What should I expect after being referred for mental health support?

Your mental illness is as important as your physical health but seeking help can be daunting. Here's what to expect when you seek support for your mental health.
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Mental health matters. One in four of us can experience poor mental health each year. However, only one in eight adults with ill-mental health is getting treatment. 

If you have been struggling with your mental health and are referred for support or are thinking about seeking help, here's what you should expect from your care. 

In need of support now?

You don't have to wait to speak to a GP if you need mental health support. You can self refer for talking therapies online, or contact a range of charities for help or more information. 

What should I expect when being referred to a mental health service?

If your GP thinks mental health services can help you, they will write to them to ask for an appointment. Your GP should discuss with you the different types of mental health support available - both within the NHS and provided within the community. You should be involved in deciding what kind of service that you think would best suit your needs. 

NICE guidance recommends that the mental health services should do their best to offer you an appointment within three weeks of your GP writing to them. New NHS standards set to be implemented later this year state that you should be offered an appointment within four weeks after being referred for community-based mental health services. 

Your appointment letter should include information about getting there and a number to call if you have problems. It should also clearly state who you will see and what will happen during an assessment. 

The letter should also ask if you need any additional support to help communicate or if you would like to bring a family member, carer or advocate with you. 

Questions to ask during your assessment 

After being referred to a mental health service, you'll need to attend an assessment. You might feel nervous about this, but it's important to think about some of the questions you can ask to make sure you get the most out of your appointment. Here are some examples:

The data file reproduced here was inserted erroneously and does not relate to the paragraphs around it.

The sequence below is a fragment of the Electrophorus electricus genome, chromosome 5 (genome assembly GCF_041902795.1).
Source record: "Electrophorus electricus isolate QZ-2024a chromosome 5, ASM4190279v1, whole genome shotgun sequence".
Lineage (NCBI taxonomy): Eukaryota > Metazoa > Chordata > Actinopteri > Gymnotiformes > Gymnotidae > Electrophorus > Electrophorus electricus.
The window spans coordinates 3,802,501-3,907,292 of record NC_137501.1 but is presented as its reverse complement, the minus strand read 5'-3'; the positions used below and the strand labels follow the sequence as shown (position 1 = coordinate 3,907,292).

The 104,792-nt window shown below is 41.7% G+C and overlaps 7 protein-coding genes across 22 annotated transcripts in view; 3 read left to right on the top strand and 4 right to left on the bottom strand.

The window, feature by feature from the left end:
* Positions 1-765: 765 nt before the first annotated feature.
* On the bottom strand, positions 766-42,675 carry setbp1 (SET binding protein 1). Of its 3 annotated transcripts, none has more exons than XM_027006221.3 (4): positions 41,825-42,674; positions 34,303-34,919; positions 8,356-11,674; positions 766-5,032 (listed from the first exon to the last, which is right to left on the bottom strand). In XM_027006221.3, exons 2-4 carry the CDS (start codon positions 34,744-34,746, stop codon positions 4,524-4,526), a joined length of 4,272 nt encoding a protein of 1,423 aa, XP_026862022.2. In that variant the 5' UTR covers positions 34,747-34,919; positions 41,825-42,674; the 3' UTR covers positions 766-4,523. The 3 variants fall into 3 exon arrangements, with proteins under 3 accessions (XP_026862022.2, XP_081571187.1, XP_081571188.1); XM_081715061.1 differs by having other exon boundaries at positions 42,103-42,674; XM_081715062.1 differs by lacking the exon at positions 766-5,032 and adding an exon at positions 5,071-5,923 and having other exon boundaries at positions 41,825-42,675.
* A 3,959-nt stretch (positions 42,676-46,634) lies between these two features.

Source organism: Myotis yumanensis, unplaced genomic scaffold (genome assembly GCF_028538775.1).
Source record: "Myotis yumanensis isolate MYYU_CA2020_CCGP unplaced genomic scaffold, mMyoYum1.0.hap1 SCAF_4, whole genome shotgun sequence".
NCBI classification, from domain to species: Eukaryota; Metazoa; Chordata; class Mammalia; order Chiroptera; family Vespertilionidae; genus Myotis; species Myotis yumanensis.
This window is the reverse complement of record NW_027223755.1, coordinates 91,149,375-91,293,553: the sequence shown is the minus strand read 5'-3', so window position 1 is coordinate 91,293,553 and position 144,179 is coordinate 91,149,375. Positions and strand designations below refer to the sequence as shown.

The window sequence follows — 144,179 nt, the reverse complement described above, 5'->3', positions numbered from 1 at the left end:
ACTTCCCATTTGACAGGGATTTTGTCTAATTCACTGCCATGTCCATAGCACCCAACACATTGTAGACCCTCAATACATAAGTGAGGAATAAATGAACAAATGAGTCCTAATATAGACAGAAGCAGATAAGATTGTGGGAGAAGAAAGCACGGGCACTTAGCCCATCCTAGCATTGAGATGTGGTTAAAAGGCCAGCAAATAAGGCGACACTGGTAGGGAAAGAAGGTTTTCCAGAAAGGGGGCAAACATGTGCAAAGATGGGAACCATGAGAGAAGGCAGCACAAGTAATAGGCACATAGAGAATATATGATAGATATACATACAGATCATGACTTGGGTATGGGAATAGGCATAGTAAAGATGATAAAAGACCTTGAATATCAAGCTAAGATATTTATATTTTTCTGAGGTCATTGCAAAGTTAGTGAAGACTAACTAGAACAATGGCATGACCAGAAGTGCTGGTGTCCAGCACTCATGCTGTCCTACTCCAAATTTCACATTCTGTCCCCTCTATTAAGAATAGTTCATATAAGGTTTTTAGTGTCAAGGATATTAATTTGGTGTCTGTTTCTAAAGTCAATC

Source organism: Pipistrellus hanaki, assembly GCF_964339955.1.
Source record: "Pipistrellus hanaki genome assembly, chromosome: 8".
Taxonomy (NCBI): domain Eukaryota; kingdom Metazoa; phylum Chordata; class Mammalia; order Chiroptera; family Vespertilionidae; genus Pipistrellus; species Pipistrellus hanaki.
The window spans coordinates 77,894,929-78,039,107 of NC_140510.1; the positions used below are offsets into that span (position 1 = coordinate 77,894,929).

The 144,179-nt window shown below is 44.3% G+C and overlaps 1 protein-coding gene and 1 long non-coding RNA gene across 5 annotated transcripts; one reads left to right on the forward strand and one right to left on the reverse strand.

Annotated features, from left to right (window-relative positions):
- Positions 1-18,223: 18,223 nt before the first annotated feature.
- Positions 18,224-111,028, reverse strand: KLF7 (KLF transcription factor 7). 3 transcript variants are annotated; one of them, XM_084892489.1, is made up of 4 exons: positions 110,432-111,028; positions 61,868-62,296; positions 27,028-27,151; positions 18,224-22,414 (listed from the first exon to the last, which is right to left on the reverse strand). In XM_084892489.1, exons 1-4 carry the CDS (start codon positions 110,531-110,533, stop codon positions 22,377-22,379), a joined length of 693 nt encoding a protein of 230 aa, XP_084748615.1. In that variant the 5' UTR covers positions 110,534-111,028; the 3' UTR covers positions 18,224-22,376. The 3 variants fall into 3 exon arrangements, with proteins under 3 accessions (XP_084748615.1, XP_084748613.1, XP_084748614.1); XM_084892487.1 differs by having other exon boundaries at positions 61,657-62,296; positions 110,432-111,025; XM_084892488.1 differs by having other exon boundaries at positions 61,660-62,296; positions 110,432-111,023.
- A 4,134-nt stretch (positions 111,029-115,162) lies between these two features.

• Why am I being offered an assessment?
  • Will you tell anyone about my mental health problem? 
  • Who can provide my treatment and care?
  • Are there any support organisations in my local area?
  • Have you got any information for my family or carer?
  • How can I manage my own condition?
  • Who can I contact if I need help quickly between appointments (in a crisis)?

What should I expect from mental health professionals?

The first mental health professionals you might speak to at your GP surgery might be a Mental Health Practitioner, who can advise you on access to services, or your GP who can refer you to a mental health service. 

When referred to a mental health service, you might speak to a qualified Psychological Wellbeing Practitioner (PWP), a qualified high-intensity therapist, another healthcare professional or your consultant (this could be a nurse, a psychiatrist or another clinician). 

The health and social care professionals supporting you should be easy to identify, friendly and welcoming. They should understand that you may feel nervous and do their best to make you feel comfortable. 

How should I be involved in my treatment?

Doctors, nurses and other health and social care professionals should support you to make decisions about your treatment and care. 

They should encourage you to manage your condition, including recognising warning signs of your situation worsening. 

Professionals should provide you with resources to support you in a format you can understand and information of where you can go to further support. Your mental health team should explain your treatment and also work with you to develop a care plan, including: 

  • Activities, such as education, work, volunteering, caring for family members of leisure activities
  • What you can do to keep well 
  • How to cope with and reduce any risks to yourself or others
  • Who to contact in a crisis

If there's a risk you may have a crisis, there should also be a crisis plan. 

What should I do in a crisis?

There should be a local 24-hour helpline you can call in a crisis. Your GP or mental health team should be able to give you this number. 

If the crisis team thinks you need an assessment or treatment from mental health services, you should: 

  • be seen within four hours and be given clear information about what's involved
  • asked whether you would prefer a male or female professional to assess you
  • be asked where you'd like the assessment to take place

The crisis team should be available 24 hours a day, seven days a week, and should support you to stay at home rather than going into hospital if possible. 

Can my family, carer or advocate be involved in my treatment?

Professionals should make sure you can make decisions about your treatment - this is called 'capacity'. This can change over time if your mental health condition is severe, and your doctor might ask you if you want to make an advance statement or advance decision about your future care. 

Mental health professionals should also ask you if you would like a family member, carer or trained advocate involved in your care and, if you agree, what information you'd like to share with them. 

Find out more about what you should expect from mental health care in the National Institute for Health and Care Excellence guidelines. 

Read the guidelines

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